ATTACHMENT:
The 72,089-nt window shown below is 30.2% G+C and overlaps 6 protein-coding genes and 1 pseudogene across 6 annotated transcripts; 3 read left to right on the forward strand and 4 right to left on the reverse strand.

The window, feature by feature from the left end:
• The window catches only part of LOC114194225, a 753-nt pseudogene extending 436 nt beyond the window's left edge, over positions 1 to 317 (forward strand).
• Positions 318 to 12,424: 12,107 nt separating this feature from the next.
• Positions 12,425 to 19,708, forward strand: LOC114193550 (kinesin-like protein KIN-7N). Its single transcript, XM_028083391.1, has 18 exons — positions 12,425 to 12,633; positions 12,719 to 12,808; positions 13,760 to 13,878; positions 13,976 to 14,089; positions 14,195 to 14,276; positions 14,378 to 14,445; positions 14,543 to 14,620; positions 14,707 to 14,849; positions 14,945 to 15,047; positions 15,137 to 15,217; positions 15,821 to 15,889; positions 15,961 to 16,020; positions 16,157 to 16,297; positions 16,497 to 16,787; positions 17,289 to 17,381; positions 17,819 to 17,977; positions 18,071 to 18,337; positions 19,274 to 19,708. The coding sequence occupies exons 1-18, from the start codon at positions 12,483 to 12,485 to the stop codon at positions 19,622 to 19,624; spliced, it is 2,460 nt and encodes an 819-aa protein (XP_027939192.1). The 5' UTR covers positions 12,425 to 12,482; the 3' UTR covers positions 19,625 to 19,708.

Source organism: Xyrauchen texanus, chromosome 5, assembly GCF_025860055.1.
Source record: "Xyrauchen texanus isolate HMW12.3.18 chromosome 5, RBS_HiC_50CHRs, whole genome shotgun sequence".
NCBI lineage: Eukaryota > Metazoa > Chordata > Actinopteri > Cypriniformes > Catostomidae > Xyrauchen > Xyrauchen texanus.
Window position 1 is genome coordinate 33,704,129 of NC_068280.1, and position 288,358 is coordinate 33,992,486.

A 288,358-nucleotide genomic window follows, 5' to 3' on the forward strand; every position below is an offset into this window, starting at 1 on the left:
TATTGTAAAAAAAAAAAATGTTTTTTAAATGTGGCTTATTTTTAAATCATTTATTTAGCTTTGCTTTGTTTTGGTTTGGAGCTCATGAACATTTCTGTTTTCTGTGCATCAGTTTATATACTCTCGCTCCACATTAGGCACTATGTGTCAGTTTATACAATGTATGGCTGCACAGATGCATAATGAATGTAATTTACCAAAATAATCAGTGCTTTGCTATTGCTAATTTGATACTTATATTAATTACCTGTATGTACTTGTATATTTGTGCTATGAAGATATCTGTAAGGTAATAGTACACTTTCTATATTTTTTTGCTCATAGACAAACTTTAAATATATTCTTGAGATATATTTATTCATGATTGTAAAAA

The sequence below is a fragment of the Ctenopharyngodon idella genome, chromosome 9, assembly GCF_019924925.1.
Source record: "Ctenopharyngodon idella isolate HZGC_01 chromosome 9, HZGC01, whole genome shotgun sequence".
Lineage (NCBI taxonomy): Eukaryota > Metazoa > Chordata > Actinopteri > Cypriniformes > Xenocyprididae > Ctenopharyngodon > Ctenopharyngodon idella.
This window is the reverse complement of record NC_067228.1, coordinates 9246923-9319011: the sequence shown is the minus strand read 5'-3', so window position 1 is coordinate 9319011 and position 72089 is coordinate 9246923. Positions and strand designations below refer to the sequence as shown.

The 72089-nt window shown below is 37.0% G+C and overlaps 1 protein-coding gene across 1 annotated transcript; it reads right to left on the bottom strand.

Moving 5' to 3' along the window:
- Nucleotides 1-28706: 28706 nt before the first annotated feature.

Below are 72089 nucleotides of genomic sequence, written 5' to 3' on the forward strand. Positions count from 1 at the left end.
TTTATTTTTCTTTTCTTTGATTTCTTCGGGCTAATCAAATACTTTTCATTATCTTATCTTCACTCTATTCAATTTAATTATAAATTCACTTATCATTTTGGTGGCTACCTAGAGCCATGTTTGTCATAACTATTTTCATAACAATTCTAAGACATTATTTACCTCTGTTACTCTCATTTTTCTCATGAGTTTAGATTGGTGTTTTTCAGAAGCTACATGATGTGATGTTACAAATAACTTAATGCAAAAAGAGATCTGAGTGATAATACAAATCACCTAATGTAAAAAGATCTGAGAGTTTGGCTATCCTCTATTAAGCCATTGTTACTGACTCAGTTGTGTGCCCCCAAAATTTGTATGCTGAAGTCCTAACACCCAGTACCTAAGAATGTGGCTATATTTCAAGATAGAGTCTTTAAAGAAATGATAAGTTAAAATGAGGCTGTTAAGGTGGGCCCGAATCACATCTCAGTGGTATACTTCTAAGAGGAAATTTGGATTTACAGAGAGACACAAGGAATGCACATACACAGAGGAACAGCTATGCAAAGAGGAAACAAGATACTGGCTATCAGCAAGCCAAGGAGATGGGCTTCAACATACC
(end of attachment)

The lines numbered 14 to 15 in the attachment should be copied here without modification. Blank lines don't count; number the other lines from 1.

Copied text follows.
Lineage (NCBI taxonomy): Eukaryota > Metazoa > Chordata > Actinopteri > Cypriniformes > Xenocyprididae > Ctenopharyngodon > Ctenopharyngodon idella.
This window is the reverse complement of record NC_067228.1, coordinates 9246923-9319011: the sequence shown is the minus strand read 5'-3', so window position 1 is coordinate 9319011 and position 72089 is coordinate 9246923. Positions and strand designations below refer to the sequence as shown.